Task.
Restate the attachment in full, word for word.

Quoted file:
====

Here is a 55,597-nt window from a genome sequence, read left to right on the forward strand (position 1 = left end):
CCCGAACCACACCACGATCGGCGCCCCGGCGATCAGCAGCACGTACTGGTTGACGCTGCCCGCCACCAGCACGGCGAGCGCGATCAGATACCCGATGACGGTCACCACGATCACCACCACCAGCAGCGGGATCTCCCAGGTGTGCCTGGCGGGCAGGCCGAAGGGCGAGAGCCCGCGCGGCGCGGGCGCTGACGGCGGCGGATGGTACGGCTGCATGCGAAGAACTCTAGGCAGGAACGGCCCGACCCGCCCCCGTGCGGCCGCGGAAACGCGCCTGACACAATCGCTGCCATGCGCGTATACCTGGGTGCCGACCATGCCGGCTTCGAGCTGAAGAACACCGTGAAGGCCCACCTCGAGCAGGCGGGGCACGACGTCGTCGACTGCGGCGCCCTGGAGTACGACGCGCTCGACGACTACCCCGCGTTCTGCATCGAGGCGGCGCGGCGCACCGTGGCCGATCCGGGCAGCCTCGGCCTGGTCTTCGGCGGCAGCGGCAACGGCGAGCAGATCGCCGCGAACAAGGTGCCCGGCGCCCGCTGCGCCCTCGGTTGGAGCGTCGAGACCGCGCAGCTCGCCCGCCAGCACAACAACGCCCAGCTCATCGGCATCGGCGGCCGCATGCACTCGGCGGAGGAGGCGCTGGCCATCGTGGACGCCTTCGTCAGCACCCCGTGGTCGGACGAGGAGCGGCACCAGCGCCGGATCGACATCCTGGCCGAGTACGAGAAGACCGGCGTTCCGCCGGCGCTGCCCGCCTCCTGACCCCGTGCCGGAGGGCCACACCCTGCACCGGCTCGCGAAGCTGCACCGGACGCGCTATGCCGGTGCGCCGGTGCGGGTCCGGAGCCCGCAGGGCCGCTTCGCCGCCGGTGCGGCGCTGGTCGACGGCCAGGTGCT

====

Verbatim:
Here is a 55,597-nt window from a genome sequence, read left to right on the forward strand (position 1 = left end):
CCCGAACCACACCACGATCGGCGCCCCGGCGATCAGCAGCACGTACTGGTTGACGCTGCCCGCCACCAGCACGGCGAGCGCGATCAGATACCCGATGACGGTCACCACGATCACCACCACCAGCAGCGGGATCTCCCAGGTGTGCCTGGCGGGCAGGCCGAAGGGCGAGAGCCCGCGCGGCGCGGGCGCTGACGGCGGCGGATGGTACGGCTGCATGCGAAGAACTCTAGGCAGGAACGGCCCGACCCGCCCCCGTGCGGCCGCGGAAACGCGCCTGACACAATCGCTGCCATGCGCGTATACCTGGGTGCCGACCATGCCGGCTTCGAGCTGAAGAACACCGTGAAGGCCCACCTCGAGCAGGCGGGGCACGACGTCGTCGACTGCGGCGCCCTGGAGTACGACGCGCTCGACGACTACCCCGCGTTCTGCATCGAGGCGGCGCGGCGCACCGTGGCCGATCCGGGCAGCCTCGGCCTGGTCTTCGGCGGCAGCGGCAACGGCGAGCAGATCGCCGCGAACAAGGTGCCCGGCGCCCGCTGCGCCCTCGGTTGGAGCGTCGAGACCGCGCAGCTCGCCCGCCAGCACAACAACGCCCAGCTCATCGGCATCGGCGGCCGCATGCACTCGGCGGAGGAGGCGCTGGCCATCGTGGACGCCTTCGTCAGCACCCCGTGGTCGGACGAGGAGCGGCACCAGCGCCGGATCGACATCCTGGCCGAGTACGAGAAGACCGGCGTTCCGCCGGCGCTGCCCGCCTCCTGACCCCGTGCCGGAGGGCCACACCCTGCACCGGCTCGCGAAGCTGCACCGGACGCGCTATGCCGGTGCGCCGGTGCGGGTCCGGAGCCCGCAGGGCCGCTTCGCCGCCGGTGCGGCGCTGGTCGACGGCCAGGTGCT